There is a difference between creating something for a finite time and killing it. Everything in the universe dies. That is quite different than God actively ending a life. We are given less than 120 years. Our choices can lengthen or shorten our time on earth. But it will always be only temporary. That unavoidably causes pain. It is intrinsic to our temporary lives.

      That does not however mean we ignore the suffering of others. The reason life is temporary is so that we can spend eternity with God in a loving relation. The greatest commandment is to love God. An eternal relationship of love is our goal. To achieve this goal we must learn to love one another here on earth. So taking care of others, loving your neighbour is completely consistent with achieving an eternal loving relation with God. We are given reason to discover ways of reducing suffering and should do so to help one another. The Bible is a book of divine truths, with minimal scientific facts. It does not give us cures for illnesses. It does however say we should act that way. Evolution, or Neitzche's philosophy of the superman could be interpreted to say we shouldn't look after the weak. So Christian altruism is not at all an inevitable point of view.

      Scientifically, the universe will die. Everything in it will die. There will eventually be a time when nothing is fixable. Then, without a life beyond the universe life is meaningless. That to me makes sense of our temporary lives. I know of no better explanation. The bible confirms that there is eternal life. The bible is generally reliable if interpreted reasonably, more so than the universe out of nothing, or evolutionary impossible chance.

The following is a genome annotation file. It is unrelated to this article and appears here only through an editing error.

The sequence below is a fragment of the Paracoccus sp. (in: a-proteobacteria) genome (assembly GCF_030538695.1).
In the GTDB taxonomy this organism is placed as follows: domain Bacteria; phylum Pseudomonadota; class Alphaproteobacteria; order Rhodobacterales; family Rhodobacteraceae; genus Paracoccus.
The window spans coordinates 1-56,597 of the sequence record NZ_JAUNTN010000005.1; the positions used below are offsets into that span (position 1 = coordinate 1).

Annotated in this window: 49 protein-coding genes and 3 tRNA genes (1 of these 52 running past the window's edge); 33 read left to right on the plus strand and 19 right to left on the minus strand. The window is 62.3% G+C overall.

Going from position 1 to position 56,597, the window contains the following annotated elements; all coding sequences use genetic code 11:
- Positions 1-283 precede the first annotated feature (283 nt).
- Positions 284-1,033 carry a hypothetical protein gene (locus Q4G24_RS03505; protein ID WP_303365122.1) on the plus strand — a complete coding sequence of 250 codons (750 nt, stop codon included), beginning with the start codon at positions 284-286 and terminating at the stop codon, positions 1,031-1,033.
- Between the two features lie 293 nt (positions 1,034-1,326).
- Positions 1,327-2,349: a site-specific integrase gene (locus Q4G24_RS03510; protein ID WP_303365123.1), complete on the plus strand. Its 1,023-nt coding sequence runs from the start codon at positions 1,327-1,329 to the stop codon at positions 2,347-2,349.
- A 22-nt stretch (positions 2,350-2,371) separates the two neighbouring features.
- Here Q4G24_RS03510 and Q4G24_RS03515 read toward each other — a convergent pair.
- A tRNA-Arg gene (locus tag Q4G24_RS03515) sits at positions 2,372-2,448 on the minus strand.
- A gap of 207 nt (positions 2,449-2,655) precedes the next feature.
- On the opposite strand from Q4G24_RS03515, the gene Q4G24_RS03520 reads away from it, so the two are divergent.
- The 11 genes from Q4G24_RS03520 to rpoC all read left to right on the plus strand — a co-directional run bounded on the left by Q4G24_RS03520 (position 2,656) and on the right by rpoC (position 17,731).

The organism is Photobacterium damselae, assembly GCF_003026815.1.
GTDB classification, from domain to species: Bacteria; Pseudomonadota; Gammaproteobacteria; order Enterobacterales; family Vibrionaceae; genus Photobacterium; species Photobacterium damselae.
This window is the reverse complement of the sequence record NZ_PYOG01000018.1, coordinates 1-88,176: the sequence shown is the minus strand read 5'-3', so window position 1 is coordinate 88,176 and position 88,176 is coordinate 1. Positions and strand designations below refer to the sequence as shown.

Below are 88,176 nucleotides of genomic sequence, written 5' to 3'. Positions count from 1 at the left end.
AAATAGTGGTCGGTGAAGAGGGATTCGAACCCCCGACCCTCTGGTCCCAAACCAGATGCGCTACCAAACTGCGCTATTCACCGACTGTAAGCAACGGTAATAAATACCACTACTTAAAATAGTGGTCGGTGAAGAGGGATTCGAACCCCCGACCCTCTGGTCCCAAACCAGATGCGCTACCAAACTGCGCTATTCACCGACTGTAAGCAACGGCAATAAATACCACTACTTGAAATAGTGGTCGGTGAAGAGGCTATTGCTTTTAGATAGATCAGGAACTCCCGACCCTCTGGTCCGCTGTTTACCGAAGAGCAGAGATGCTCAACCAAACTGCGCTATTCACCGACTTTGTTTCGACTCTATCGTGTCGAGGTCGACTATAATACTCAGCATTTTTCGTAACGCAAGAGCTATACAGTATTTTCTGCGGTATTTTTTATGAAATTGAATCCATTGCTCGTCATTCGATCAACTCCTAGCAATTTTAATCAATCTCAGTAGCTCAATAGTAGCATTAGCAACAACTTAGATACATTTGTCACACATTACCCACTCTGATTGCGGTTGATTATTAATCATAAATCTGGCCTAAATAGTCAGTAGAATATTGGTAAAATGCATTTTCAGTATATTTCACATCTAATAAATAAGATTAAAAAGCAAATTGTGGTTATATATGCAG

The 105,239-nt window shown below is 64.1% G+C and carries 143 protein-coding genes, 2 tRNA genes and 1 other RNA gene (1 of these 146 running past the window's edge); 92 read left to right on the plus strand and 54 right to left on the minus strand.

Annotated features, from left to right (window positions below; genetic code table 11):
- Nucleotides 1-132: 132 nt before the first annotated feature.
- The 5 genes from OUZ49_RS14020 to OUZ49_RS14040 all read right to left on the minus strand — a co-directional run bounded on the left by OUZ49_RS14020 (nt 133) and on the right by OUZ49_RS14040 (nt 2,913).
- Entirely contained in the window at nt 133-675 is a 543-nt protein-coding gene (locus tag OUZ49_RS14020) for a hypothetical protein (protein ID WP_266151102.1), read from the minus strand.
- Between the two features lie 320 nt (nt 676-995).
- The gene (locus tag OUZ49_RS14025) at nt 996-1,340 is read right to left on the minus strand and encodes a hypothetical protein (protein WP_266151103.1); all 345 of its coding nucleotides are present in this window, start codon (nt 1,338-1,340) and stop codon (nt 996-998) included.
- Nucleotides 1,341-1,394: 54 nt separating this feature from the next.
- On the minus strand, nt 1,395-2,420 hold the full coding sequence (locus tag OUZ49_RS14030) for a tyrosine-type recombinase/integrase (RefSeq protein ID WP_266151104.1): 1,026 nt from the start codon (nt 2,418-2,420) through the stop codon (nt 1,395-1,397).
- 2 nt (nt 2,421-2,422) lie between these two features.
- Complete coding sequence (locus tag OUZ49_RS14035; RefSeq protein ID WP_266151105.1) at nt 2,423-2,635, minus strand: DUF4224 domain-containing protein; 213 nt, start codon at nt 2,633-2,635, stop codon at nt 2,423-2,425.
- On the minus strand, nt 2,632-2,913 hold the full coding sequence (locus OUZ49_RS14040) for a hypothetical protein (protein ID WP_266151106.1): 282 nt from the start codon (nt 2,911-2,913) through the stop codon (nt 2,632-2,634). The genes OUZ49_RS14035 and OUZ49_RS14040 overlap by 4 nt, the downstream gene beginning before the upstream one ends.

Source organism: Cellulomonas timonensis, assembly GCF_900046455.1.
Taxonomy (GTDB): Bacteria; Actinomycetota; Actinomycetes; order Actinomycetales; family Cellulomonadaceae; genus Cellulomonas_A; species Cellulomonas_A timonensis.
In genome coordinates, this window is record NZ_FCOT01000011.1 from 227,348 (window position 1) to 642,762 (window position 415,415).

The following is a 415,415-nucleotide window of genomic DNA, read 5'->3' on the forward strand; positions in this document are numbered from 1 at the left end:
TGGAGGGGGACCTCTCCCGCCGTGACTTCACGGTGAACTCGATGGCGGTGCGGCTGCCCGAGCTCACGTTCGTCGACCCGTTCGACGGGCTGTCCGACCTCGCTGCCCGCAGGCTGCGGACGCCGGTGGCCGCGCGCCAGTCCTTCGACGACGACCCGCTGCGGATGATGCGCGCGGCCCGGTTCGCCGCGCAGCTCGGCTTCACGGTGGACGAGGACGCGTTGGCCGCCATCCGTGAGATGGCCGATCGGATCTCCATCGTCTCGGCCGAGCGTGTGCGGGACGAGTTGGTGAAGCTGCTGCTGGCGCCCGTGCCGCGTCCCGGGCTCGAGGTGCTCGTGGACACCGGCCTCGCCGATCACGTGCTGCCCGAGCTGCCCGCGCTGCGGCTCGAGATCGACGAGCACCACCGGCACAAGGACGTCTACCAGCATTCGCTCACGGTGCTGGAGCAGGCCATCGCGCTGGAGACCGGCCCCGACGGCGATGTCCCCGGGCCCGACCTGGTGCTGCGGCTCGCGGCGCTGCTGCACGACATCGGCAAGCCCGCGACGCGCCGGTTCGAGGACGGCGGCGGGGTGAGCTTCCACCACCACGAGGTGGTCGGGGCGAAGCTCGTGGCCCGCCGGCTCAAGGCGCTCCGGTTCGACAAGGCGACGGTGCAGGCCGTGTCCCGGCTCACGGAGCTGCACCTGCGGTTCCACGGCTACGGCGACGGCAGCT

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    10. Peter Wadeck: There is a difference between creating something for a finite time and killing it.

      That's the latter: Accepting that we die because the creator wants us to die.

      But, again, "That's just what God must have wanted" doesn't add to the explanation.

      Nor is it clear that death is by design. Unless living to 500 is prohibited by the laws of physics, there is nothing that prohibits us from doing so, other than knowing how.

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    11. Perhaps it would be easier if you thought of the minor leagues metaphor. The minor leagues were created in baseball so that promising young ball players could grow and achieve the major leagues. Not all would make it. Most important, the minor league stay for any player is temporary. It will not last forever. The player has to grow in value and be accepted at the next level. So it is with our world. God created earth as a sort of minor league to allow us the opportunity for those who are worthy to reach the majors, heaven. And just as the major league needs an endless supply, similarly heaven does also. Obviously, if God needed only two persons for heaven then Adam and Eve would suffice and procreation was not necessary. However, in this case they still would have to die to Eden to achieve heaven. Likewise, God must have billions of places in heaven because of the billions and counting of people who have been created since the beginning of mankind.

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  5. It has been the same story all along. This world is faulty, therefore no designer ever would have designed it, and therefore it must have evolved spontaneously.

    Not exactly. The serious philosophical and theological question is whether a necessary, perfect and eternal being such as the Christian God would - or could - have designed a contingent, imperfect and temporary world such as we see around us.

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    1. It's shameful that not a single one of the self-styled Christians posting here have a clue to an answer.